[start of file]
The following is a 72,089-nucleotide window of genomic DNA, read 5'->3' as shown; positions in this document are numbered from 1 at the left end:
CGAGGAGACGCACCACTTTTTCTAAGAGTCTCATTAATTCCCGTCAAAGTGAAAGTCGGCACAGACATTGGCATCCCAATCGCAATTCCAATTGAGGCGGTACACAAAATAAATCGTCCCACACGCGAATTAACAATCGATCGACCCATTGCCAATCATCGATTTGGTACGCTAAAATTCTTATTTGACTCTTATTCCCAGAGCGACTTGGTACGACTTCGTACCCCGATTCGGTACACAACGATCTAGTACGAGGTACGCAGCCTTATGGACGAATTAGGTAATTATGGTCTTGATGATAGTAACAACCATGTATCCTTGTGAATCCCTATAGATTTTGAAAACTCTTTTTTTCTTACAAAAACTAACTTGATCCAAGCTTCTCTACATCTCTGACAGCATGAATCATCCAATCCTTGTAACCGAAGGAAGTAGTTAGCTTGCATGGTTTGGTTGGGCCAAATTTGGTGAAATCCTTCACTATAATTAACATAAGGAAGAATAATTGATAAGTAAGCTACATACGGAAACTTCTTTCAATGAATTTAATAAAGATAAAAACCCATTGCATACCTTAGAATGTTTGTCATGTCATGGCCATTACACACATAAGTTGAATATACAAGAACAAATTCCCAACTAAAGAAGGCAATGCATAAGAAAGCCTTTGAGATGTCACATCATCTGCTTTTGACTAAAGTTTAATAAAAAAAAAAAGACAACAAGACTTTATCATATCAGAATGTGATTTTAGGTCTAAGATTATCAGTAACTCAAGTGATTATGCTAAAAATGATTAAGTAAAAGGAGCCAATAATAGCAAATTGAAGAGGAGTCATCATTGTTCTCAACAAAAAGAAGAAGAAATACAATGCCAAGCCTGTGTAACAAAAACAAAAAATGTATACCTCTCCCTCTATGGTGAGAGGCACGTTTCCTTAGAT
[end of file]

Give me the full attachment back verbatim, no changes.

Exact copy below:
The following is a 72,089-nucleotide window of genomic DNA, read 5'->3' as shown; positions in this document are numbered from 1 at the left end:
CGAGGAGACGCACCACTTTTTCTAAGAGTCTCATTAATTCCCGTCAAAGTGAAAGTCGGCACAGACATTGGCATCCCAATCGCAATTCCAATTGAGGCGGTACACAAAATAAATCGTCCCACACGCGAATTAACAATCGATCGACCCATTGCCAATCATCGATTTGGTACGCTAAAATTCTTATTTGACTCTTATTCCCAGAGCGACTTGGTACGACTTCGTACCCCGATTCGGTACACAACGATCTAGTACGAGGTACGCAGCCTTATGGACGAATTAGGTAATTATGGTCTTGATGATAGTAACAACCATGTATCCTTGTGAATCCCTATAGATTTTGAAAACTCTTTTTTTCTTACAAAAACTAACTTGATCCAAGCTTCTCTACATCTCTGACAGCATGAATCATCCAATCCTTGTAACCGAAGGAAGTAGTTAGCTTGCATGGTTTGGTTGGGCCAAATTTGGTGAAATCCTTCACTATAATTAACATAAGGAAGAATAATTGATAAGTAAGCTACATACGGAAACTTCTTTCAATGAATTTAATAAAGATAAAAACCCATTGCATACCTTAGAATGTTTGTCATGTCATGGCCATTACACACATAAGTTGAATATACAAGAACAAATTCCCAACTAAAGAAGGCAATGCATAAGAAAGCCTTTGAGATGTCACATCATCTGCTTTTGACTAAAGTTTAATAAAAAAAAAAAGACAACAAGACTTTATCATATCAGAATGTGATTTTAGGTCTAAGATTATCAGTAACTCAAGTGATTATGCTAAAAATGATTAAGTAAAAGGAGCCAATAATAGCAAATTGAAGAGGAGTCATCATTGTTCTCAACAAAAAGAAGAAGAAATACAATGCCAAGCCTGTGTAACAAAAACAAAAAATGTATACCTCTCCCTCTATGGTGAGAGGCACGTTTCCTTAGAT